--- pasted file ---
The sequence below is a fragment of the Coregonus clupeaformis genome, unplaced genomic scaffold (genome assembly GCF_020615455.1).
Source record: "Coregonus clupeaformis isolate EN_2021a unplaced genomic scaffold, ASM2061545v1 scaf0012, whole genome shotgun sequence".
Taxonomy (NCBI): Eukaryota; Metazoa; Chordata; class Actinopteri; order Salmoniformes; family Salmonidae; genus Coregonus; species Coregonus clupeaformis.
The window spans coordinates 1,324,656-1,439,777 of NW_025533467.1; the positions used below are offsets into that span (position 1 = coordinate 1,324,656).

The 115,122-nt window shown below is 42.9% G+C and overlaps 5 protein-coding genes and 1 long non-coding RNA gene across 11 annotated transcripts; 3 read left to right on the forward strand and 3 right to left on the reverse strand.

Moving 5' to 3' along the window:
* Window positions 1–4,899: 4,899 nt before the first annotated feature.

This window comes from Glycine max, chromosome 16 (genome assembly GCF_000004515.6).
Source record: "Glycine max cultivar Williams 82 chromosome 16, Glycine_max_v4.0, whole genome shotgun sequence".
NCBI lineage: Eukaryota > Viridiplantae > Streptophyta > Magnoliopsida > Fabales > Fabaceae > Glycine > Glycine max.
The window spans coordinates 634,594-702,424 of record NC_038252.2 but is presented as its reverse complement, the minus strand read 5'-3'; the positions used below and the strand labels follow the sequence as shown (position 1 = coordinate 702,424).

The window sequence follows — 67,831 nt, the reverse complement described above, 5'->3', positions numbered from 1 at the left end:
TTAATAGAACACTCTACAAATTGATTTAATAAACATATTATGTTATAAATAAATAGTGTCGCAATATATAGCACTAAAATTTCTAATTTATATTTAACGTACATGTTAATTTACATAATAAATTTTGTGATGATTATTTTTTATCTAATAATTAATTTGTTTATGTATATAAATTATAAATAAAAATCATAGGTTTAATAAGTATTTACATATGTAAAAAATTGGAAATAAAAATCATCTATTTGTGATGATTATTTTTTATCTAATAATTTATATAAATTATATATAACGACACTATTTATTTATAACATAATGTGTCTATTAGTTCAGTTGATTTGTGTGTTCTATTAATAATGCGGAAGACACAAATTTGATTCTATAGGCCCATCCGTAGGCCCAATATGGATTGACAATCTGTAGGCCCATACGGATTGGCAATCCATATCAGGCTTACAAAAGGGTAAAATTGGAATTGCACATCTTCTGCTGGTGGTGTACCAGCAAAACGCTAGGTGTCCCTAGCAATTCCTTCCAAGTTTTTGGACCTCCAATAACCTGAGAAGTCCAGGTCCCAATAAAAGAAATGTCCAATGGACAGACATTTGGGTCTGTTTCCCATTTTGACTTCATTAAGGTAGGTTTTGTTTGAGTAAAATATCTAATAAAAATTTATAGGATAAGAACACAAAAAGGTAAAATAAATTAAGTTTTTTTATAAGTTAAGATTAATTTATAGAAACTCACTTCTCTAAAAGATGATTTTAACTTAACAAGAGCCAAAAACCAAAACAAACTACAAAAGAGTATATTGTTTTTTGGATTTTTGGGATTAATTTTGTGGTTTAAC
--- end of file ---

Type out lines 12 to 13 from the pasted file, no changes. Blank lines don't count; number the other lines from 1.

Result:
The window sequence follows — 67,831 nt, the reverse complement described above, 5'->3', positions numbered from 1 at the left end:
TTAATAGAACACTCTACAAATTGATTTAATAAACATATTATGTTATAAATAAATAGTGTCGCAATATATAGCACTAAAATTTCTAATTTATATTTAACGTACATGTTAATTTACATAATAAATTTTGTGATGATTATTTTTTATCTAATAATTAATTTGTTTATGTATATAAATTATAAATAAAAATCATAGGTTTAATAAGTATTTACATATGTAAAAAATTGGAAATAAAAATCATCTATTTGTGATGATTATTTTTTATCTAATAATTTATATAAATTATATATAACGACACTATTTATTTATAACATAATGTGTCTATTAGTTCAGTTGATTTGTGTGTTCTATTAATAATGCGGAAGACACAAATTTGATTCTATAGGCCCATCCGTAGGCCCAATATGGATTGACAATCTGTAGGCCCATACGGATTGGCAATCCATATCAGGCTTACAAAAGGGTAAAATTGGAATTGCACATCTTCTGCTGGTGGTGTACCAGCAAAACGCTAGGTGTCCCTAGCAATTCCTTCCAAGTTTTTGGACCTCCAATAACCTGAGAAGTCCAGGTCCCAATAAAAGAAATGTCCAATGGACAGACATTTGGGTCTGTTTCCCATTTTGACTTCATTAAGGTAGGTTTTGTTTGAGTAAAATATCTAATAAAAATTTATAGGATAAGAACACAAAAAGGTAAAATAAATTAAGTTTTTTTATAAGTTAAGATTAATTTATAGAAACTCACTTCTCTAAAAGATGATTTTAACTTAACAAGAGCCAAAAACCAAAACAAACTACAAAAGAGTATATTGTTTTTTGGATTTTTGGGATTAATTTTGTGGTTTAAC